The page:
Paintings by Judith Lochbrunner
December 2, 2019 – January 30, 2020
Painter Judith Lochbrunner of Stone Coal Studio is no stranger to moving. She has lived in several states around the U. S. These relocations demanded creativity and flexibility in her pursuit of her art. However, she was able to appreciate many different communities’ art opportunities. She enrolled in college art courses in Texas, studied art at a center in Vermont, and attended classes and workshops with private teachers in Massachusetts.
Judy is now firmly rooted in the mountains of western Virginia. She has created and currently maintains several perennial and “pleasure” gardens as well as a large vegetable garden. These gardens surround her home studio in Botetourt County. They have had an increasing influence on her art. A new-found love of plein air (outdoor) painting has combined her love of the outdoors with her love of painting. She truly appreciates that the landscape changes in beautiful ways each day to create endless artistic inspiration. Inspiration starts in the gardens and continues to the views framed by those spaces. “Not your average garden” continues to be a theme woven through all her art pieces.
Her art pieces have been created in many different media. Judy has focused at times on oil painting, printmaking, hand-built sculptures, watercolor, and finally back to her first love: water media. While it was not exactly the casein which she used as a teenager, she returned to water media by way of acrylics soon after arriving in Virginia. Whatever the media, she says her art expresses that “something” whether it is unexpected, exciting, or even amusing, but it is certainly never bland or ordinary.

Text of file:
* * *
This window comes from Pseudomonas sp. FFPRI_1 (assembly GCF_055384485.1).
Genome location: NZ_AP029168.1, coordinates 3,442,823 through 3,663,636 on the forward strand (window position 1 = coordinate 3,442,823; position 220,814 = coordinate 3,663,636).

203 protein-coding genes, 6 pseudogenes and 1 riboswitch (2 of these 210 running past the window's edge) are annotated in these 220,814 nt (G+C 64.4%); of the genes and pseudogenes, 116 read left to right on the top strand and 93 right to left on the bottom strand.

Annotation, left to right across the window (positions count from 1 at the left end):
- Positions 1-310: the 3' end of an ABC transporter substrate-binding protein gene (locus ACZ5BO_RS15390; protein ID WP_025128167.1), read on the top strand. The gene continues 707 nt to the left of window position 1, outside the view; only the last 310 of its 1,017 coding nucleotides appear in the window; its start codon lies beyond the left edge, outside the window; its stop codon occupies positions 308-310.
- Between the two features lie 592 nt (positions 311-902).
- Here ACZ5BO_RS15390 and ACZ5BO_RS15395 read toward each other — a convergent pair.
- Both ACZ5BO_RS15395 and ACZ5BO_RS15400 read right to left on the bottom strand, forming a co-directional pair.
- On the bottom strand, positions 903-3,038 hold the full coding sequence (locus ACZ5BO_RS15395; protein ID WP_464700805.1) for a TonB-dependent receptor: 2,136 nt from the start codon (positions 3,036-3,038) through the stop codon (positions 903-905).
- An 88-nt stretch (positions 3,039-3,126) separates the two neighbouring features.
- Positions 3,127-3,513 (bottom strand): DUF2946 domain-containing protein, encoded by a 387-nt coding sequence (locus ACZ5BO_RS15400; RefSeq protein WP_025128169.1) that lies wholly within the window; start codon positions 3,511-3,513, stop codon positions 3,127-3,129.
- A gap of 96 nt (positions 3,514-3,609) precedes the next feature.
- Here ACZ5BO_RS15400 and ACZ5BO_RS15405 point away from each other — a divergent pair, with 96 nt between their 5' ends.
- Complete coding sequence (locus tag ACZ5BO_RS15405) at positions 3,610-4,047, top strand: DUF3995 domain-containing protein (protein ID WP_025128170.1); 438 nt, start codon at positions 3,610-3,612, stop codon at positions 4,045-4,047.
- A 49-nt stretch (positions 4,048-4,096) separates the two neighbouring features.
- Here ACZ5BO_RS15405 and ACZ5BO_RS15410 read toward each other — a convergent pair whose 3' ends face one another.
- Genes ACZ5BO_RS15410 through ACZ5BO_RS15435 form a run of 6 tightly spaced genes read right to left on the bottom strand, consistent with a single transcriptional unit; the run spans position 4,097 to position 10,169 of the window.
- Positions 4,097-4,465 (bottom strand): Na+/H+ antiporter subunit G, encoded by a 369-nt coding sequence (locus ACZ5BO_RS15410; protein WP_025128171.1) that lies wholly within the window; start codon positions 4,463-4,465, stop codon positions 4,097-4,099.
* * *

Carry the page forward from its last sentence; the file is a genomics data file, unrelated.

Pottery by Andre Namenek
November 2nd through December 28th
Andre, a full-time potter since 1983, welcomes change. For the past few years, he has been producing wood-fired functional stoneware. He has produced pieces that bring beauty to the utilitarian. However, he has recently been drawn back to the ancient process of pit firing and to creating more individual and non-functional forms. His new pieces spend many hours in the pit surrounded by burning wood and sawdust. When finished, he examines the pieces for the effects the fire has on the clay. He combines fire and clay in a way that produces myriad earth tones with pops of burnt red and charcoal black. Investigating the elements of control and chance within the creative process both excites and motivates Andre. His pit-fired pieces have been shipped to galleries as far west as San Francisco and as far east as Italy.
13641 Moneta Road, Moneta, VA 24121.
Please call (540) 425-7004 for hours and directions.